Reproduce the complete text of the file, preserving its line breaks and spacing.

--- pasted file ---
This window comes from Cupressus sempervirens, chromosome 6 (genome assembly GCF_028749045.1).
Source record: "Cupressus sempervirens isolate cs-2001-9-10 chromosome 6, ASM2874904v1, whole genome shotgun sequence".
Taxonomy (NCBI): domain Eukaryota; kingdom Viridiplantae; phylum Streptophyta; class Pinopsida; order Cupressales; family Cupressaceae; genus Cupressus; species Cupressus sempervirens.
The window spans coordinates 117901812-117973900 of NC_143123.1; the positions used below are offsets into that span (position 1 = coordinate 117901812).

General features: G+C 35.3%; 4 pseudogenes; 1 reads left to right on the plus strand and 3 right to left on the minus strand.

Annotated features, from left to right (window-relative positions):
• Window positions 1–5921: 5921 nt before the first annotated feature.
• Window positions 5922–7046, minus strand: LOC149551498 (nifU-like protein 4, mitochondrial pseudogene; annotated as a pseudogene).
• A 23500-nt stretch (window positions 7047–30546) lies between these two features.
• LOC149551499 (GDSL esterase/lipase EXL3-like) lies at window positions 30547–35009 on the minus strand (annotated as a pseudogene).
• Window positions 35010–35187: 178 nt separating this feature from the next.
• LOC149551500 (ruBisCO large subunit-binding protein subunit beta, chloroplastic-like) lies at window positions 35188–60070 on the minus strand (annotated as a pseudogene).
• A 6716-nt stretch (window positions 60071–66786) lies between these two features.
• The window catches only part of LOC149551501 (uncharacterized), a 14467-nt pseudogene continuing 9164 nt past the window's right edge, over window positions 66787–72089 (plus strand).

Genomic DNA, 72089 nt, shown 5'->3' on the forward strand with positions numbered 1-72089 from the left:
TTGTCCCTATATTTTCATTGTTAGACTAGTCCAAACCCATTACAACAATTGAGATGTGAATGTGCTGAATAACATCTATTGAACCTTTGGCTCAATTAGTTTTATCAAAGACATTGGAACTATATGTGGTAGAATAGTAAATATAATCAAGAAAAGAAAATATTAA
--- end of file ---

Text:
This window comes from Cupressus sempervirens, chromosome 6 (genome assembly GCF_028749045.1).
Source record: "Cupressus sempervirens isolate cs-2001-9-10 chromosome 6, ASM2874904v1, whole genome shotgun sequence".
Taxonomy (NCBI): domain Eukaryota; kingdom Viridiplantae; phylum Streptophyta; class Pinopsida; order Cupressales; family Cupressaceae; genus Cupressus; species Cupressus sempervirens.
The window spans coordinates 117901812-117973900 of NC_143123.1; the positions used below are offsets into that span (position 1 = coordinate 117901812).

General features: G+C 35.3%; 4 pseudogenes; 1 reads left to right on the plus strand and 3 right to left on the minus strand.

Annotated features, from left to right (window-relative positions):
• Window positions 1–5921: 5921 nt before the first annotated feature.
• Window positions 5922–7046, minus strand: LOC149551498 (nifU-like protein 4, mitochondrial pseudogene; annotated as a pseudogene).
• A 23500-nt stretch (window positions 7047–30546) lies between these two features.
• LOC149551499 (GDSL esterase/lipase EXL3-like) lies at window positions 30547–35009 on the minus strand (annotated as a pseudogene).
• Window positions 35010–35187: 178 nt separating this feature from the next.
• LOC149551500 (ruBisCO large subunit-binding protein subunit beta, chloroplastic-like) lies at window positions 35188–60070 on the minus strand (annotated as a pseudogene).
• A 6716-nt stretch (window positions 60071–66786) lies between these two features.
• The window catches only part of LOC149551501 (uncharacterized), a 14467-nt pseudogene continuing 9164 nt past the window's right edge, over window positions 66787–72089 (plus strand).

Genomic DNA, 72089 nt, shown 5'->3' on the forward strand with positions numbered 1-72089 from the left:
TTGTCCCTATATTTTCATTGTTAGACTAGTCCAAACCCATTACAACAATTGAGATGTGAATGTGCTGAATAACATCTATTGAACCTTTGGCTCAATTAGTTTTATCAAAGACATTGGAACTATATGTGGTAGAATAGTAAATATAATCAAGAAAAGAAAATATTAA